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              EULAR evidence-based recommendations for the management of fibromyalgia syndrome.

              To develop evidence-based recommendations for the management of fibromyalgia syndrome. A multidisciplinary task force was formed representing 11 European countries. The design of the study, including search strategy, participants, interventions, outcome measures, data collection and analytical method, was defined at the outset. A systematic review was undertaken with the keywords "fibromyalgia", "treatment or management" and "trial". Studies were excluded if they did not utilise the American College of Rheumatology classification criteria, were not clinical trials, or included patients with chronic fatigue syndrome or myalgic encephalomyelitis. Primary outcome measures were change in pain assessed by visual analogue scale and fibromyalgia impact questionnaire. The quality of the studies was categorised based on randomisation, blinding and allocation concealment. Only the highest quality studies were used to base recommendations on. When there was insufficient evidence from the literature, a Delphi process was used to provide basis for recommendation. 146 studies were eligible for the review. 39 pharmacological intervention studies and 59 non-pharmacological were included in the final recommendation summary tables once those of a lower quality or with insufficient data were separated. The categories of treatment identified were antidepressants, analgesics, and "other pharmacological" and exercise, cognitive behavioural therapy, education, dietary interventions and "other non-pharmacological". In many studies sample size was small and the quality of the study was insufficient for strong recommendations to be made. Nine recommendations for the management of fibromyalgia syndrome were developed using a systematic review and expert consensus.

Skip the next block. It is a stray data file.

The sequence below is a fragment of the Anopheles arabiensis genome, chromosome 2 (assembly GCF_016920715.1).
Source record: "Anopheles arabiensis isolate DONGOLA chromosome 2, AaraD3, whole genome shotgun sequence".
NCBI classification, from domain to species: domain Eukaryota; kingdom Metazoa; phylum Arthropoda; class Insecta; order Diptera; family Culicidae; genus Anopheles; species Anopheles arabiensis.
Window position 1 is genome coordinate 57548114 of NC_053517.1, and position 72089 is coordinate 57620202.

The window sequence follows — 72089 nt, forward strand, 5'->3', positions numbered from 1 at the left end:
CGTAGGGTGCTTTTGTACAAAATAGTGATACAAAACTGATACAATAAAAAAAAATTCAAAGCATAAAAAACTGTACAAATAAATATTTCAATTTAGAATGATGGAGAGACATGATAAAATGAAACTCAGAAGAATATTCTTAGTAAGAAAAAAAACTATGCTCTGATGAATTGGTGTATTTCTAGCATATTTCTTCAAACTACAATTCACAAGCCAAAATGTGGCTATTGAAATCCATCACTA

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                Author and article information

                Journal
                J Pain Res
                Journal of Pain Research
                Journal of pain research
                Dove Medical Press
                1178-7090
                2010
                22 July 2010
                : 3
                : 89-103
                Affiliations
                IGERT Program in Functional Genomics, Graduate School of Biomedical Sciences, University of Maine and The Jackson Laboratory, Bar Harbor, Maine, USA
                Author notes
                Correspondence: Jill M Recla, 600 Main Street, Bar Harbor, Maine, ME 04609, USA, Tel +1 207 288 6408, Email jill.recla@ 123456jax.org
                Article
                jpr-3-089
                3004640
                21197313
                © 2010 Recla, publisher and licensee Dove Medical Press Ltd.

                This is an Open Access article which permits unrestricted noncommercial use, provided the original work is properly cited.